• Hydrocarbon (HC) emissions are also reduced, largely due to the increased combustion efficiency.
benefits of e103
Benefits of E10
  • Reduced Greenhouse Gas (GHG) emissions
    • RFGs are more fuel efficient than non-reformulated options. Less GHSs are produced.
  • Reduction of benzene emissions
    • Dilution effect
    • Reduced incidence of cancer due to benzene
issues with e10
Issues with E10
  • NOx
    • Typically, engines operate at an equivalence ratio of Φ=1 (stoichiometric amount of oxygen fed with fuel)
    • Adding oxygenates decreases the equivalence ratio.
    • NOx peaks at equivalence ratios just less than 1.
    • Mixed data on effect on NOx emissions, though one study shows that with RFG, emissions from pre-1986 cars dropped 0.5%, while increasing 5% with post-1986 cars.
issues with e101
Issues with E10
  • Ethanol
    • Increased permeation through polymer materials.
    • Increased soil and groundwater contamination.
      • Ethanol increases corrosion steel underground storage tanks.
        • Increased risk of leakage to surrounding soil.
    • Material incompatibility with several components of fueling systems.
    • Inhibits bioremediation and natural attenuation of NAPL by affecting NAPL/water interface.
issues with e102
Issues with E10
  • Ethanol (continued)
    • Toxicity of ethanol.
    • Low (occasionally negative) Net Energy Value (NEV)
      • Ethanol production occasionally requires more energy to produce than is released in its combustion.
      • Energy used to produce ethanol typically comes from power plants, resulting in a relocation of combustion emissions.
issues with e103
Issues with E10
  • Evaporative losses
    • Above 16° C (61° F), E10 exhibits a higher Reid Vapor Pressure (RVP) than standard gasoline (E0)
    • Higher vapor pressure implies greater volatility, more evaporation.
    • Evaporation causes release of additional air toxics, as well as VOCs.
issues with e104
Issues with E10
  • Ozone (O3)
    • VOCs + NOx + sunlight = O3

NOx

(ppm)

ROG/NOx = 5

0.25

0.10

A

O3

B

ROG (ppm C)

0.5 1.25

issues with e105
Issues with E10
  • Acetaldehyde
    • RFG increases acetaldehyde emissions by 100-200%
    • Chemically similar to ethanol
      • Ethanol (C2H5OH) vs Acetaldehyde (C2H4O)
    • Precursor to Peroxy Acetyl Nitrate (PAN)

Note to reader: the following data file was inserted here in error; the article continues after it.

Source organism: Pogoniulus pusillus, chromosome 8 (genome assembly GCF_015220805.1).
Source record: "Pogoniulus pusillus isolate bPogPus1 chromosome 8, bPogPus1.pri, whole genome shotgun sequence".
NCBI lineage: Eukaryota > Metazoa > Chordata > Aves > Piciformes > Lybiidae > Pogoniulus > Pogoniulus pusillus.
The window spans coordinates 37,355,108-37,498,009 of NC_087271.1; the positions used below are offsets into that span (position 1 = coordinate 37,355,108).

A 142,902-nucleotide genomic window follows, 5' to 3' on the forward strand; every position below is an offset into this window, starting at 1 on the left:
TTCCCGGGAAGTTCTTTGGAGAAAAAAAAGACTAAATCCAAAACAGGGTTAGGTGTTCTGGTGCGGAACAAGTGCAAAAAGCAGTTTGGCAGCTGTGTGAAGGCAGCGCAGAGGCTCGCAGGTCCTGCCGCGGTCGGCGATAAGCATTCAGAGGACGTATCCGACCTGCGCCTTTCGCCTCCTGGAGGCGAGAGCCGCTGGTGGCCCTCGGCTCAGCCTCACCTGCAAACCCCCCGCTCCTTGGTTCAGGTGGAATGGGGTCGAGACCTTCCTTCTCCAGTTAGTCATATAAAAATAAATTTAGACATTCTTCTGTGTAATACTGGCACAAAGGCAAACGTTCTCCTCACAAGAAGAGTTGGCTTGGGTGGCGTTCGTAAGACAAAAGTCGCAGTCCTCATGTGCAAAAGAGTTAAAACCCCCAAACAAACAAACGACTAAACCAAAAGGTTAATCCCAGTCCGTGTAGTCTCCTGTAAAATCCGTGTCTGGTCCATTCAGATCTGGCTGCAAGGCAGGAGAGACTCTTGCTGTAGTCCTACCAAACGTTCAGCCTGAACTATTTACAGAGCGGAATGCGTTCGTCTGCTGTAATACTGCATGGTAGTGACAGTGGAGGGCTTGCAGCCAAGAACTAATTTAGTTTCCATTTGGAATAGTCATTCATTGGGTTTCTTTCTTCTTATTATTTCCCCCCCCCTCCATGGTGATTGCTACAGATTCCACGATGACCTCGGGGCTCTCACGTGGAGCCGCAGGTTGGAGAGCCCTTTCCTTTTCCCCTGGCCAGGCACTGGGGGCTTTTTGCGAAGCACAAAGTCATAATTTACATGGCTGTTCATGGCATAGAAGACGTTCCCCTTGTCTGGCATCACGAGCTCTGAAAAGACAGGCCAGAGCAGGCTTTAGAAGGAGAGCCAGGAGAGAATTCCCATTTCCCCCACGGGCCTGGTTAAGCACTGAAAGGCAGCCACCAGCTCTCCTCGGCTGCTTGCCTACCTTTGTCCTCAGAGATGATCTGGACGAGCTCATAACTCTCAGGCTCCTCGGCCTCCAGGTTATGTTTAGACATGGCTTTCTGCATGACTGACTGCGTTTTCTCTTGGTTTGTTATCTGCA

• Important chemical in long-range transport of NOx
    • Probable carcinogen
issues with e106
Issues with E10
  • Acetaldehyde (continued)
    • Cost-benefit analysis from 2000 compared decrease in incidence of cancer from benzene emissions to increase in cancer from acetaldehyde due to use of RFG
    • Analysis predicted savings from reduction of benzene-related cancer of $2.4-65 million per year.
    • Same analysis predicted annual cost due to acetaldehyde-related cancer to be $2.7-200 million per year.
alternatives to e10
Alternatives to E10
  • Methyl Tertiary-Butyl Ether
    • Provides better results for air quality, but has been found in groundwater since its use as an oxygenate.
    • Generally discounted as an option
  • Alkylates
    • Highly-branched alkanes with low aromatic content
    • Meet many of the objectives of RFG
    • Do not contain oxygen
      • Do not meet CAA requirements for RFG
conclusions
Conclusions
  • E10 can be shown to reduce emissions of carbon monoxide (CO), hydrocarbons (HC), and particulates.
  • Emissions of NOx are largely unaffected, with research suggesting a slight tendency towards increased NOx emissions.
  • E10 use results in increased emissions of ethanol and acetaldhyde
  • E10 causes an increased risk of soil and groundwater contamination.
conclusions1
Conclusions
  • Greatest issue appears in emissions of air toxics, where increased incidence of cancer could cost as much as $135 million per year.
  • Conclusion – The minor gains in CO, HC, and particulate emissions do not outweigh the costs associated with the numerous risks of E10 use, particularly the increased incidence of cancer due to increased acetaldehyde emissions.